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Two Tibetans set themselves on fire in China

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BEIJING — Two more Tibetans have set themselves on fire in a restive southwestern region of China, a rights group said, the latest in a wave of such protests against Beijing’s rule.

The incidents occurred Thursday in the Tibetan prefecture of Aba in a rugged area of China’s Sichuan province, the London-based group Free Tibet said in a statement.

It added that the fate of the pair was not known, but a Tibetan Buddhist monk in the area told AFP by phone that both had died.

Free Tibet said Chinese security forces were en route to the town of Barma, where the incident took place in front of a Tibetan Buddhist monastery.

Local authorities either refused to comment when contacted by AFP or calls went unanswered.

A total of 34 Tibetans, many of them Buddhist monks and nuns, are now reported to have set themselves on fire since the start of 2011 in protest at what they see as Chinese repression of their culture.

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Many of them have reportedly died as a result of severe burns.

Free Tibet identified those involved in Thursday’s protest as Sonam and Choephak Kyap, saying they were laypeople in their 20s.

Local people took the pair away after the incident, it said, citing local sources.

A Tibetan monk at a monastery near where the incident occurred told AFP the pair had died.

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“Yes, they both died that night,” he said, but refused further comment.

China has imposed tight security on restive Tibetan regions since 2008, when deadly rioting against Chinese rule broke out in Tibet’s capital Lhasa and spread to neighbouring Tibetan-inhabited regions.

Since then, confirming reports of unrest has been difficult.

Meanwhile, Chinese authorities on Thursday publicly recognized 6,773 “patriotic and law-abiding” Tibetan Buddhist monks and nuns in a ceremony in Lhasa, the Tibetan regional capital.

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Many Tibetans in China complain of religious repression and a gradual erosion of their culture blamed on a growing influx of majority Han Chinese to their homeland.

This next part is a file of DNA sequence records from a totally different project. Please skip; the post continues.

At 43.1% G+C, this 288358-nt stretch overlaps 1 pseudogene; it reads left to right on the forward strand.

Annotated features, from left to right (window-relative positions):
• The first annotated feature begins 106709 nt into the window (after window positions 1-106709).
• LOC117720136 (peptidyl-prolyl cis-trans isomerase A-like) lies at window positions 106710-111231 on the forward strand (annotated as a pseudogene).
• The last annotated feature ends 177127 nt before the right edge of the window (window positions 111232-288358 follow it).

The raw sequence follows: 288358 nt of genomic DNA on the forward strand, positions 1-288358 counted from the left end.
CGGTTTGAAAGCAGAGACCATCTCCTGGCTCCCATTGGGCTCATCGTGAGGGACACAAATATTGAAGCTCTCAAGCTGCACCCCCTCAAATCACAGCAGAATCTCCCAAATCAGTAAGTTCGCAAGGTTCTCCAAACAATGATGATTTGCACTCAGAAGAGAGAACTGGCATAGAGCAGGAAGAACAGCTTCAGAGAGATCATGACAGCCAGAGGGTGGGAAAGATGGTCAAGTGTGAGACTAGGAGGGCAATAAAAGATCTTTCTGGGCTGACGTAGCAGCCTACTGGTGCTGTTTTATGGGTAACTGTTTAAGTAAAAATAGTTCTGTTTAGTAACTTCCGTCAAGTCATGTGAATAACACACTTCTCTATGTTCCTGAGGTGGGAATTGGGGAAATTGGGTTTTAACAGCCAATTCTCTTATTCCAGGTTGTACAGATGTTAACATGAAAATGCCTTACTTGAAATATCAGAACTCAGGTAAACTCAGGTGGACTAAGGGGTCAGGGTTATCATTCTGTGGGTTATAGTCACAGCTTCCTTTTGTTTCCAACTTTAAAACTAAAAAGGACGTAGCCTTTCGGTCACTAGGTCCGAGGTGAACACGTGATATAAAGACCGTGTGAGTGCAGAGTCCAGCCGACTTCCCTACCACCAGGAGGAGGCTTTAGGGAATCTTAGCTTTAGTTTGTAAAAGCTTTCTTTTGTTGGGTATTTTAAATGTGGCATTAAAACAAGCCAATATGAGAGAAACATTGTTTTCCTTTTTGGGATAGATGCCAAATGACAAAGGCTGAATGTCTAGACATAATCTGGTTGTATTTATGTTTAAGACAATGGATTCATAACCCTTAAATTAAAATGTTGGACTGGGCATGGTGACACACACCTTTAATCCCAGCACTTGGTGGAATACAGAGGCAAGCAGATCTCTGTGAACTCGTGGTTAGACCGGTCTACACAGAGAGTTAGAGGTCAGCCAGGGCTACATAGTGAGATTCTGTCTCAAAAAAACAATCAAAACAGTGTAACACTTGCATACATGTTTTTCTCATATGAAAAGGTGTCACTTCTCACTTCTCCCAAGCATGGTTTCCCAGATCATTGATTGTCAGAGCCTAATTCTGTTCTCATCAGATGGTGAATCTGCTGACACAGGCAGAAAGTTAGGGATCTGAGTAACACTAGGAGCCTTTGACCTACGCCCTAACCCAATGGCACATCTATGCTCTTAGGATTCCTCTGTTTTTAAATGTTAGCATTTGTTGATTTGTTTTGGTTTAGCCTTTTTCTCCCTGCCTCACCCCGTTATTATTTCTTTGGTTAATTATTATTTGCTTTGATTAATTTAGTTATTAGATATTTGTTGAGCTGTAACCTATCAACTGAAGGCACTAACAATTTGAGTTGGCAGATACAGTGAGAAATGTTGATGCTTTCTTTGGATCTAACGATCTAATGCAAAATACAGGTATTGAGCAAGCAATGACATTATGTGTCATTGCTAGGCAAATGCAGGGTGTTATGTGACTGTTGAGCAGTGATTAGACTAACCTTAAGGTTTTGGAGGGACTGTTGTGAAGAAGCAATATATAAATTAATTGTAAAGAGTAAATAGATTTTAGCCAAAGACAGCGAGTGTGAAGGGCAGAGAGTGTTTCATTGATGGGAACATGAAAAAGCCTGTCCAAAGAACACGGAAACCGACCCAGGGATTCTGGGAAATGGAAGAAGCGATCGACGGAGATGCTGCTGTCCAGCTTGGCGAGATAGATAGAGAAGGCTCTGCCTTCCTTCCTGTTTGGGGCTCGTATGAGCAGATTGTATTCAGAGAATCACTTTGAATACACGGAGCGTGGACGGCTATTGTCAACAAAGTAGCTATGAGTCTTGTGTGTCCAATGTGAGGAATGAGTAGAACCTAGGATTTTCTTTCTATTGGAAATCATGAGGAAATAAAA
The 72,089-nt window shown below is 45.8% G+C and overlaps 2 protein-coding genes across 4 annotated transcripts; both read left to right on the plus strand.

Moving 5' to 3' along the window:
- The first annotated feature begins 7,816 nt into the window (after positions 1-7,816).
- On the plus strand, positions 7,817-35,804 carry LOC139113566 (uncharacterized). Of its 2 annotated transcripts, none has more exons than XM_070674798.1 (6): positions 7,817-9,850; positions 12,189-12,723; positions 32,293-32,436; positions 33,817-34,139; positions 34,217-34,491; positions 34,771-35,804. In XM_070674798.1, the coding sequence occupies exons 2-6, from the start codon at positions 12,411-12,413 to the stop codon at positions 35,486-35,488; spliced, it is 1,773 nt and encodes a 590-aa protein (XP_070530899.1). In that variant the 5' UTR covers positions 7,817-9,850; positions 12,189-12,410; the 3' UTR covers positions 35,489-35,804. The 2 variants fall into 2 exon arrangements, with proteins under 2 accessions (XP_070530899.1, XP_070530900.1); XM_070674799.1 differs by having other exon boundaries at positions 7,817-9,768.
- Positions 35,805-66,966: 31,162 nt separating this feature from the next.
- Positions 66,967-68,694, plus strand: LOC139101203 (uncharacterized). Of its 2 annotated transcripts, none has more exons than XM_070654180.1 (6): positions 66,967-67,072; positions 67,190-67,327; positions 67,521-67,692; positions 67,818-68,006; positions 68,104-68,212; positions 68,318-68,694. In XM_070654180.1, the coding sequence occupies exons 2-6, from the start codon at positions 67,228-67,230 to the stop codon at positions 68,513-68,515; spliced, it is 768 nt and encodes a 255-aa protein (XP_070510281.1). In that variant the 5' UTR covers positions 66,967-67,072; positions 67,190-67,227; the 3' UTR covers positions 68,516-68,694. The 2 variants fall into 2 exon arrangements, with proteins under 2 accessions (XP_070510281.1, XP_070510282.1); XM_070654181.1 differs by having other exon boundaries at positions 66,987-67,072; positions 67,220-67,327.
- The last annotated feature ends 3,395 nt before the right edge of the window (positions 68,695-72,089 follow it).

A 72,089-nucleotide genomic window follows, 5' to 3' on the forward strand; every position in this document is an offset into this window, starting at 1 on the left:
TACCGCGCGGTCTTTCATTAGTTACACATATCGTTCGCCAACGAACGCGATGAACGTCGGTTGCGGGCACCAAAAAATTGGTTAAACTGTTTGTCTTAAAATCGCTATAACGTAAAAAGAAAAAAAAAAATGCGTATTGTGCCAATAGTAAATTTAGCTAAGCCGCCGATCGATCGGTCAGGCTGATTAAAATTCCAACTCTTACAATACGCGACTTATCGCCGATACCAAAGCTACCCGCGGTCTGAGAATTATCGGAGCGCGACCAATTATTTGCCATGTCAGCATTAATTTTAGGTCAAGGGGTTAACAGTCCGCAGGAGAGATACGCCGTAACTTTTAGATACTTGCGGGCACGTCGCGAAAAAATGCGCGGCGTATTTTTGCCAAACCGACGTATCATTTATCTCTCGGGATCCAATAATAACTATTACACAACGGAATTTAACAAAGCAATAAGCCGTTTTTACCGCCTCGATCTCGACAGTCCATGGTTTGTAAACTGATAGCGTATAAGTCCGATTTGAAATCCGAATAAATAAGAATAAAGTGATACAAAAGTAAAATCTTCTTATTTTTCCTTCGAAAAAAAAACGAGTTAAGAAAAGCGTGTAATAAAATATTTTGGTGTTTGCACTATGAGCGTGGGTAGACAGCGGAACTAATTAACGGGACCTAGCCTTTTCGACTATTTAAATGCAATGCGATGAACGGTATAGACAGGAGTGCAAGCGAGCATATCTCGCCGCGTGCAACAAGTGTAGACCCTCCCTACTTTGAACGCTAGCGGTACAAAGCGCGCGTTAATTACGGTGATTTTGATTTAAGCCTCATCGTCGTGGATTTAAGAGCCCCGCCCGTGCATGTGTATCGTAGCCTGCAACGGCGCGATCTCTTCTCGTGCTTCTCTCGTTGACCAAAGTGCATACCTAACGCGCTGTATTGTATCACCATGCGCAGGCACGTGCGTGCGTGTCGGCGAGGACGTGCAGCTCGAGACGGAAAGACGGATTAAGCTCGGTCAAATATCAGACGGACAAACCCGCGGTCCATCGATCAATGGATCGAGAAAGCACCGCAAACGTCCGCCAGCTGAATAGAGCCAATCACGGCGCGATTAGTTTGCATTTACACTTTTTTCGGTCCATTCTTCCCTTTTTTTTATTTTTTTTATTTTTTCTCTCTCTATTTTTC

China, however, denies repressing Tibetans and says it has improved their lives with investments in infrastructure, schools and housing and by spurring economic growth.

Beijing has repeatedly accused the Dalai Lama, Tibet’s exiled spiritual leader, of inciting the self-immolations in a bid to split the vast Himalayan region from the rest of the nation — a charge he denies.

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Lawrence O’Donnell throttles Donny Deutsch for saying Elizabeth Warren can’t beat Trump: ‘This is pure guesswork’

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Lawrence O'Donnell and Donny Deutsch had quite the exchange in the post-debate conversation on MSNBC Wednesday.

Deutsch tried to say that Sen. Elizabeth Warren's outstanding debate performance doesn't matter because Warren can't win in a match-up against President Donald Trump.

"I do not believe Elizabeth Warren, on stage with Donald Trump, beats him," he told the MSNBC panel. "And I think if we're honest with ourselves and we look hard at ourselves, I think a lot of people agree with me. It's — and I also think when you can label somebody a socialist, 57 percent of this country thinks that word is un-American. I'm not saying it's fair. When he can blanket Elizabeth Warren as a socialist, and he's on stage with her, the Democrats lose."

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Father and daughter drowning at the border fuels anger at Trump immigration policies

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A shocking photograph of a Salvadoran man and his baby daughter drowned in the Rio Grande fueled a surge of emotion around the world Wednesday -- as US Democrats furiously denounced Donald Trump's immigration policies.

"Trump is responsible for these deaths," said Beto O'Rourke, one of several Democratic White House hopefuls who took to Twitter to lash out at the president.

Former vice president Joe Biden, who is also seeking the presidency in 2020, called the image "gut-wrenching."

"History will judge how we respond to the Trump administration's treatment of immigrant families & children -- we can't be silent," he said.

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Senator Elizabeth Warren leads Democrats in spirited first 2020 debate

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Ten Democrats clashed in the first debate of the 2020 presidential race Wednesday with Elizabeth Warren cementing her status as a top-tier candidate and several underdogs using the issue of immigration to clamor for the limelight.

The biggest American political debate since the 2016 presidential campaign is occurring over two nights in Miami, climaxing Thursday with former vice president Joe Biden squaring off against nine challengers, including number two candidate Bernie Sanders.

But Wednesday's first take was a spirited encounter between Democrats like ex-congressman Beto O'Rourke, Senator Cory Booker, former San Antonio mayor Julian Castro and New York Mayor Bill de Blasio on subjects as varied as health care, economic inequality, climate action, gun violence, Iran and immigration.

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